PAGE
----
Fostering Prosperity

Chapter II - NEW YORK BEGINNINGS - mid 1600's to mid 1800's


Every settlement requires jobs and government protection.

Growing communities benefit from centrally organized fire, police,

and town planning services.

Good government helps a community prosper financially.



Looking at the skyscrapers of New York today, it is hard to imagine the place as a sleepy settlement of a few homes. Yet that's just what it's first director-general found when he arrived in 1626. There was little to indicate that it would become one of the busiest and most important cities in the world.

In fact, most of the original Dutch immigrants sailed past Manhattan island to settle 150 miles up the Hudson River. They hoped to make money trapping furs inland. Earlier, the first exploration ship had made big profits when it brought home a shipload of furs from the interior Hudson valley. These profits inspired the early settlers to take the risks of an overseas voyage. The new immigrants did make some money but they also had problems, stemming from a lack of good leaders and organization. In order to prosper, the colony needed effective government as well as money making opportunities like the fur trade.

The primary task of an effective government is the protection of its citizens. Accordingly, the first major effort undertaken by the colony's new director-general was to build a fort at the foot of Manhattan Island. He had "purchased" the island from the native Indians for trinkets worth about $24. The fort was needed for defense against attacks by Indians or the British. Until there was security, investors and additional settlers were wary of making commitments to the new colony. With the protection of the fort, the colony started to grow.

To pay for the costs of the fort, the government levied taxes on the settlers. Most were willing to pay. However when a subsequent leader decided to extend the tax to the local Indians (to pay for their "protection" by the fort) the Indians rebelled. The bloody conflicts that resulted over the next several years hurt the prosperity of the new colony.



The colony was fortunate at last in 1647 to get a strong and able leader, Peter Stuyvesant. Although he moved about on a wooden leg, Stuyvesant had great energy and followed up on a number of needed tasks that only governments can do effectively. He started with fire protection, moved to town planning and improvements, then set up a paid police force. These are basic central services that all groups need. Unlike most of the things we want, these government services do not develop naturally out of free markets. They require effective leadership, something Stuyvesant was able to provide. He was not a democratic, consensus building leader; instead he impulsively ordered actions. Prosperity then and now depends on an effective, not necessarily a democratic, government authority.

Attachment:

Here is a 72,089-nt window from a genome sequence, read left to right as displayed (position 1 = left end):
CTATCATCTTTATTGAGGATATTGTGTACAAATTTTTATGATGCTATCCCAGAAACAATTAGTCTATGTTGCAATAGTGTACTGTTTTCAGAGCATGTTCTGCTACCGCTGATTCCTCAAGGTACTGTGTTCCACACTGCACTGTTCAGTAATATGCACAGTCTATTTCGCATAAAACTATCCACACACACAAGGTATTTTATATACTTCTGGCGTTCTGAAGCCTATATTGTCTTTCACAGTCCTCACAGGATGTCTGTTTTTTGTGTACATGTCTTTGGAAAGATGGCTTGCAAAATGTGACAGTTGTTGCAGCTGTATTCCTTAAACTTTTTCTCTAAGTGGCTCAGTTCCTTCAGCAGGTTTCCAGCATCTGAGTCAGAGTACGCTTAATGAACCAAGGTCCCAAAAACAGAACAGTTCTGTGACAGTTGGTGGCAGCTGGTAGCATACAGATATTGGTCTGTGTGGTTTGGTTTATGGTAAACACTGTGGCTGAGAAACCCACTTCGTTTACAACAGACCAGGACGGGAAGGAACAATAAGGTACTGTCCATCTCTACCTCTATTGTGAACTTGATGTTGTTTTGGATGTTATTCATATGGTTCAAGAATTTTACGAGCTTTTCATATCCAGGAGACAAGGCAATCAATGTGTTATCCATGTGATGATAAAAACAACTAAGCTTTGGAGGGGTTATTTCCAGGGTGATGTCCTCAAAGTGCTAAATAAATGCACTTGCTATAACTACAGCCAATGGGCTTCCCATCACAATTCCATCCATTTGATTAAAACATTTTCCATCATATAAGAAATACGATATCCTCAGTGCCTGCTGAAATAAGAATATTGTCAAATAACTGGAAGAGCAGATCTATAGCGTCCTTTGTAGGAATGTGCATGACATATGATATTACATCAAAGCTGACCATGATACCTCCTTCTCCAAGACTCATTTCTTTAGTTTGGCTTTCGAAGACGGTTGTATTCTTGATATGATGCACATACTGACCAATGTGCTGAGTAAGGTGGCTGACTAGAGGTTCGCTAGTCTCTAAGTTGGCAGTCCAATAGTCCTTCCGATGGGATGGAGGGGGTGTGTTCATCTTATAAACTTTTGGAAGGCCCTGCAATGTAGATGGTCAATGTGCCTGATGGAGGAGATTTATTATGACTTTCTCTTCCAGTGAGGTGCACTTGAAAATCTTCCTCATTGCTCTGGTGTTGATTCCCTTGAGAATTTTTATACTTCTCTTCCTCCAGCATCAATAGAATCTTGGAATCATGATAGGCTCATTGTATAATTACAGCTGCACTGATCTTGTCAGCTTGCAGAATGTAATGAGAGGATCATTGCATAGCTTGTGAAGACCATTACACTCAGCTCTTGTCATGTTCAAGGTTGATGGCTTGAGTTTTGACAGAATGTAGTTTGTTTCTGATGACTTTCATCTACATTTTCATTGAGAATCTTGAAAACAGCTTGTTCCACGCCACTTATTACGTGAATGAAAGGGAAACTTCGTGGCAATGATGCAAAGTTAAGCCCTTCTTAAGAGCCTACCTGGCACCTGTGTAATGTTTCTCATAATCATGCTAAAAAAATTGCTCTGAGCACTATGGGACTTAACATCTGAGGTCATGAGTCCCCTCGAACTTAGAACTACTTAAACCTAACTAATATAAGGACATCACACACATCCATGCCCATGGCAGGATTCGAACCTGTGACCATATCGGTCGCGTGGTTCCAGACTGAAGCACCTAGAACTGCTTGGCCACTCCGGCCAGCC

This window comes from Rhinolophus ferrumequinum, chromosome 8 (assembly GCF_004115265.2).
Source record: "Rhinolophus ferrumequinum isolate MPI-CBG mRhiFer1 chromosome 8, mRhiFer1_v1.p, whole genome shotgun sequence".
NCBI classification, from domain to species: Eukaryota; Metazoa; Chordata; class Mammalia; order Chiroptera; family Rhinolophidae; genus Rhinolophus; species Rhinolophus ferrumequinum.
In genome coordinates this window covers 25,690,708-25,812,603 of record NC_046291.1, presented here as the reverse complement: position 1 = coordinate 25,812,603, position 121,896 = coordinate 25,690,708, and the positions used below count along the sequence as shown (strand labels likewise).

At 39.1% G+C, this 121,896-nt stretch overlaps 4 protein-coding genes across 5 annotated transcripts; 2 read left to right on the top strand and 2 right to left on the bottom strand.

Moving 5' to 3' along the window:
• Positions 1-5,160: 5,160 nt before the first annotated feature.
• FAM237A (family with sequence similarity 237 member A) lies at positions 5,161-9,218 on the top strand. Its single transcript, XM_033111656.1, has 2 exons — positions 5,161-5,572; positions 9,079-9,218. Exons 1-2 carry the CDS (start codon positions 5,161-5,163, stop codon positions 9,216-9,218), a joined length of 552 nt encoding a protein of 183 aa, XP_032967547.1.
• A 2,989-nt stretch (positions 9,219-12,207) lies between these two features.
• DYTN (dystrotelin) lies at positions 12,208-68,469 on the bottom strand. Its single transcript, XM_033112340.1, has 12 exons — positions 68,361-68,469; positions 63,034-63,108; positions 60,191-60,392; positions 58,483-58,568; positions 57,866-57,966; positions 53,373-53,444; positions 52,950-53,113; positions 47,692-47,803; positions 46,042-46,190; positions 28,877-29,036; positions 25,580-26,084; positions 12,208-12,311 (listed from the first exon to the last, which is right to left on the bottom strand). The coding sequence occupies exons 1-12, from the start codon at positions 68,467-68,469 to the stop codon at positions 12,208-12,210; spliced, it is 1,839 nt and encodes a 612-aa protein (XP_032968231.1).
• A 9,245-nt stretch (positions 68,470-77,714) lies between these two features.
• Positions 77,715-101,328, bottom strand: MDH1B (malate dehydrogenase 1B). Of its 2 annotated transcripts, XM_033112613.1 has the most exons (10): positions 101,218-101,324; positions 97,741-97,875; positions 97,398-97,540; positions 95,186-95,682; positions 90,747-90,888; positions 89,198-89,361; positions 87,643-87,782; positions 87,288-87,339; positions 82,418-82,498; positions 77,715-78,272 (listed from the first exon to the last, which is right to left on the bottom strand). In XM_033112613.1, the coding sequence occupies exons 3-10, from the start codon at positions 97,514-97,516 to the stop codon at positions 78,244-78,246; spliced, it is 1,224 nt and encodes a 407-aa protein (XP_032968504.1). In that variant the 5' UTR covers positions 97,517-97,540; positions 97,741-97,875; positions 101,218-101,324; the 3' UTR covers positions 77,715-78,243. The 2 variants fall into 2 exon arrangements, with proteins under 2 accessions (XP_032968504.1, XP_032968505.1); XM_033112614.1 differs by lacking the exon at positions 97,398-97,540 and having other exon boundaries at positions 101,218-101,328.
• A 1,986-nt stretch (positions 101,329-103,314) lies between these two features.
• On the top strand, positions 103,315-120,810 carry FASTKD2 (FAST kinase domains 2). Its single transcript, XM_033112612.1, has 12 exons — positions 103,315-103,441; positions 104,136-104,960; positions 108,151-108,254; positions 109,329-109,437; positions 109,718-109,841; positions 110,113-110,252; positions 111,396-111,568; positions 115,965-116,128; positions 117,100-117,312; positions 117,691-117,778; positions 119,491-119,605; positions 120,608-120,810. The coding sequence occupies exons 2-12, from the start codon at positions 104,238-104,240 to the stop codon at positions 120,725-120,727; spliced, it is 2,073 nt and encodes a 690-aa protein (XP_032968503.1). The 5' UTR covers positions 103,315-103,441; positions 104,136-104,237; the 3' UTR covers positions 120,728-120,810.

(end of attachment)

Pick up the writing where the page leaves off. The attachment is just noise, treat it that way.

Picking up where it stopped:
Town fires were common in the 1600's because homes were flammable wooden structures with open cooking/ heating fires in them. An out-of-control fire in one house would easily spread to neighboring homes. One family might make their home fire-safe, but couldn't protect against a careless neighbor. Determined to minimize fires, Peter Stuyvesant in his first year appointed four wardens to inspect homes for fire safety. The wardens looked at chimneys for soot buildup and for areas where inside plaster had come off, exposing bare wood to sparks.

Complete fire inspections would never happen in the free market, where people can choose to buy or not buy such a service. Those with chimneys in the worst shape may have little money and might not want to find out that they needed some costly repairs. Yet any community definitely benefits from such inspections and fire safety repairs. Good governments will insist on it. Fire safety inspections of public buildings remain an important government job today.

To enforce fire safety, Stuyvesant levied fines on offending homeowners. Money from the fines went to buy fire fighting equipment like leather buckets and ladders. Stuyvesant set up fire watch crews of eight, a duty which all adult men in the colony had to take turns doing. Later, tax money was used to buy 250 buckets, which were distributed to homeowners. They were to turn out and bring the buckets whenever a fire alarm sounded. America's tradition of tax supported, volunteer fire departments stemmed from these beginnings.

For fighting fires, the free market did provide an alternative for a time. In Philadelphia, homeowners could pay a private company for fire protection and insurance. The company would rush to put out a fire at its customers' homes, but not at others. This led to scenes where a non-subscriber next to a burning building would try to negotiate a price for fire protection as the sparks flew! Clearly, private enterprise does not work well in the face of a danger to everyone.